But when all you look for is consent, and you ignore the context, you get two human beings who see each other in rigid roles — business partners with black and white contractual obligations. In short, you have what modern people say they despise about the bad old days: love as a business arrangement.

My friends, I firmly believe there is such a thing as rape culture. When we wink and smirk and say, “Boys will be boys,” we degrade both women and men, and we teach women that they have a duty to give men whatever they want so they’re not a tease or a downer. We teach men that they can’t control themselves. We teach women that they can’t really say no, and that if they do, they’ll be scoffed at or blamed or disbelieved. When we tell the world that “no means maybe,” we’re setting the stage for rape.

But is this song doing that? Or is it just a little vignette of that deliciously warm in-between place, where reasonable people can have fun together? Because when we step outside, and make everything black and white, then, baby, it’s cold. So cold.

We degrade both men and women when we tell them that sex is just another contractual obligation — and that there’s no difference between a violent encounter between strangers, and a playful exchange between a romantic couple, and a violent exchange between a romantic couple, and a loving relationship in marriage, and a violent relationship in marriage. We’re told that the relationship doesn’t matter, and that the actual behavior has no intrinsic meaning. The only thing that matters is consent. We think that focusing on consent will ensure that no one will be degraded or taken advantage of; but instead, it has won us abominations like “empowering porn” and 50 Shades of Gray and even the suggestion that children can give consent.  It wins us a generation of kids that asks things like, “How can I tell if she consents or not, if she’s not conscious?” (A real question I read from a high school kid; I’ll add the link if I can find it again!) These miseries are not a side effect; they are the direct result of a culture that elevates consent to the highest good.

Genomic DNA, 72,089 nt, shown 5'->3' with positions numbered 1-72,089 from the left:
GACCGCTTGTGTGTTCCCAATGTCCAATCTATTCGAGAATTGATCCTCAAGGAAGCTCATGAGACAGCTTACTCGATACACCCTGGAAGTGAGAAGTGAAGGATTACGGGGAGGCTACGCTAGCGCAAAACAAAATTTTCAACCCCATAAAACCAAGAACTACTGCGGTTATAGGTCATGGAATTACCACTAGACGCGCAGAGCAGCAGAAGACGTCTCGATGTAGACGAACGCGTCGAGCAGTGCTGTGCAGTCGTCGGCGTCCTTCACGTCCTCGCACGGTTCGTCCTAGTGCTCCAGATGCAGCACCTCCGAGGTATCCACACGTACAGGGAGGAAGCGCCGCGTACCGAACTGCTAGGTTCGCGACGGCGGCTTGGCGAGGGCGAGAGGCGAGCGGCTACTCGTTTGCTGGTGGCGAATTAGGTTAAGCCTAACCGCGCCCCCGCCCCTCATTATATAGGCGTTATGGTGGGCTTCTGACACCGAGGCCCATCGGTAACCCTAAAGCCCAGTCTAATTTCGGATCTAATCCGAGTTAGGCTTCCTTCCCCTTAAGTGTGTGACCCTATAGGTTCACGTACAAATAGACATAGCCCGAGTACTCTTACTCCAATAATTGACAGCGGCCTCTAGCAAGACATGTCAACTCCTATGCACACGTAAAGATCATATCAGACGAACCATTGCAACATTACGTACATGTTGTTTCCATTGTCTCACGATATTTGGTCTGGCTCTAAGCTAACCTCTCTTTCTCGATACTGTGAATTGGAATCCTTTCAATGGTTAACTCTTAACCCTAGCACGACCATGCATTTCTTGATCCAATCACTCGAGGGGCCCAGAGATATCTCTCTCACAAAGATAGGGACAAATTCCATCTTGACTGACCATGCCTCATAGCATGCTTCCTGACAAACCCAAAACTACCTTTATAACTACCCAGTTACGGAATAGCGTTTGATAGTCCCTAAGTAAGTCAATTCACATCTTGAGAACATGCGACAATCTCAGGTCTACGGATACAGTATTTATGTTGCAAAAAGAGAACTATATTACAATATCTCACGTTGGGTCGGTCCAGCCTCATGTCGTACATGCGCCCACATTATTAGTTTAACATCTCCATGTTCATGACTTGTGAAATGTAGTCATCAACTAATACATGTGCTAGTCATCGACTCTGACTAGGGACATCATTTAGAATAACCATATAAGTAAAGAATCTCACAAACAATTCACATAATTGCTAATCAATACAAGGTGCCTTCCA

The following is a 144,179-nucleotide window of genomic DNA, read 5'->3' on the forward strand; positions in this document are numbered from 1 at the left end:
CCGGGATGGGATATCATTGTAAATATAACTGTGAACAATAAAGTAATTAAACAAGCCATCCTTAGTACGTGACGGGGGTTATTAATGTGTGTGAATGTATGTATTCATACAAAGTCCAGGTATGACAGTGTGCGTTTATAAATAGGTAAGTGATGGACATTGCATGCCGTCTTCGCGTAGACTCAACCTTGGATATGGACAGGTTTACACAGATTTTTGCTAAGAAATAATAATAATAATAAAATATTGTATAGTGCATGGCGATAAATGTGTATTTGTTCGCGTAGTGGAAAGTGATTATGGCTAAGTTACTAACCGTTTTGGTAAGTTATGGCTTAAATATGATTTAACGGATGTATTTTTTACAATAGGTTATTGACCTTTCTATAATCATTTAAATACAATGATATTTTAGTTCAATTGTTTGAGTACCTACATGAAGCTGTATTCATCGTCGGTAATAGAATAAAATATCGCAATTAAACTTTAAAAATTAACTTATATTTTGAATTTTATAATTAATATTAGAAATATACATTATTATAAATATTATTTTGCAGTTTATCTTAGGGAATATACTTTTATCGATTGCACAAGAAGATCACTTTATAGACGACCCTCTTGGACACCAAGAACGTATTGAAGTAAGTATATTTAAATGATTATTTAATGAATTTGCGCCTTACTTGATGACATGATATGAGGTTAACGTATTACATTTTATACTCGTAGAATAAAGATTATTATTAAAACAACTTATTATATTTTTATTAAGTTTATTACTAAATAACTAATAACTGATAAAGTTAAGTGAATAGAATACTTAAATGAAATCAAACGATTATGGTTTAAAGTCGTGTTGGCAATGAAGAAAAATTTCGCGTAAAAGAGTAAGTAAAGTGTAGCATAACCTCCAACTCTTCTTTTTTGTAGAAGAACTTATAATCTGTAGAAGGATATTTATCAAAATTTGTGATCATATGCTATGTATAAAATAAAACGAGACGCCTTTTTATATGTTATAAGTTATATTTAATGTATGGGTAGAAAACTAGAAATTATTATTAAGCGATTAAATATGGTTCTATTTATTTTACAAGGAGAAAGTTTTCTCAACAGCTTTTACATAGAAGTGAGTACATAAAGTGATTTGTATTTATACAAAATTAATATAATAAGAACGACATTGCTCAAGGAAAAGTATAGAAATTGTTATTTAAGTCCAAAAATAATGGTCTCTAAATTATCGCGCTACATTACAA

It’s not only promiscuous, secular types whose lives are impoverished by the cold rule of consent. I’m a member of a group of Catholics where one young woman wrote for advice about her husband, who, she tearfully reported, kissed her without first asking consent. This made her feel violated.

It was her husband.

Who kissed her.

And she thought he needed to ask consent every time.

This is where the pendulum has swung. We’ve pathologized the normal, healthy, give-and-take of love. We’ve taught people that there is no such thing as context: that’s it’s fair game to ignore the entire relationship and to reduce each other to business partners.

Now, if you’ve been victimized or abused, then this is probably not going to be your favorite song. You’re free to find it creepy, and you’re free to change the station. But we don’t heal from abuse by turning the whole world into an isolation ward. Healthy relationships, where the context does allow for some interplay and ambiguity, should be the norm, and they should dare to speak their healthy name.

And one more thing (and I could write volumes about this): not everything is a lesson. Not every pop song is a primer for how to behave. I tell my kids that it’s our duty to be aware of what the world is teaching us, for good or ill; but just because we’re learning something doesn’t mean there was a life lesson intended.  Sometimes art, including pop art (like pop songs) is just giving you a slice of human experience, and when it feels familiar, then it’s done well, period.

No wonder people have no idea how to stay married anymore. They expect everything to be a lesson, and they expect those lessons to be black and white. They think that life is going to give them crystal clear boundaries. They think that it’s always going to be obvious what they can expect from other people and from themselves.